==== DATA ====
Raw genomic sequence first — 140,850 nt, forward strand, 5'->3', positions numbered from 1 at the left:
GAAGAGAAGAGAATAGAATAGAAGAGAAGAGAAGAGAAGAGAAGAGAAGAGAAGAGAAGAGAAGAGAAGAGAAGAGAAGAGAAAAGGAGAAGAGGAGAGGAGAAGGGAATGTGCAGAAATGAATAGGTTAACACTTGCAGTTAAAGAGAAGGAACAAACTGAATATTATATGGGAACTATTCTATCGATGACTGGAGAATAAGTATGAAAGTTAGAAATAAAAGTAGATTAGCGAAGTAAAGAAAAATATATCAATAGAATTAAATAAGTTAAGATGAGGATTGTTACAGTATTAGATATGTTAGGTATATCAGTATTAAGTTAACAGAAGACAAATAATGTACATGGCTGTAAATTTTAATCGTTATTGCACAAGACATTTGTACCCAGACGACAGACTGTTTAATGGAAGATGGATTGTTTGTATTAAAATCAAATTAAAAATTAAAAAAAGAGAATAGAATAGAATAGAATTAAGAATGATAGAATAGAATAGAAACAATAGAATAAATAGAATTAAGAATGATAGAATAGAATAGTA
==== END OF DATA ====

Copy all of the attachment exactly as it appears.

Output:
Raw genomic sequence first — 140,850 nt, forward strand, 5'->3', positions numbered from 1 at the left:
GAAGAGAAGAGAATAGAATAGAAGAGAAGAGAAGAGAAGAGAAGAGAAGAGAAGAGAAGAGAAGAGAAGAGAAGAGAAGAGAAAAGGAGAAGAGGAGAGGAGAAGGGAATGTGCAGAAATGAATAGGTTAACACTTGCAGTTAAAGAGAAGGAACAAACTGAATATTATATGGGAACTATTCTATCGATGACTGGAGAATAAGTATGAAAGTTAGAAATAAAAGTAGATTAGCGAAGTAAAGAAAAATATATCAATAGAATTAAATAAGTTAAGATGAGGATTGTTACAGTATTAGATATGTTAGGTATATCAGTATTAAGTTAACAGAAGACAAATAATGTACATGGCTGTAAATTTTAATCGTTATTGCACAAGACATTTGTACCCAGACGACAGACTGTTTAATGGAAGATGGATTGTTTGTATTAAAATCAAATTAAAAATTAAAAAAAGAGAATAGAATAGAATAGAATTAAGAATGATAGAATAGAATAGAAACAATAGAATAAATAGAATTAAGAATGATAGAATAGAATAGTA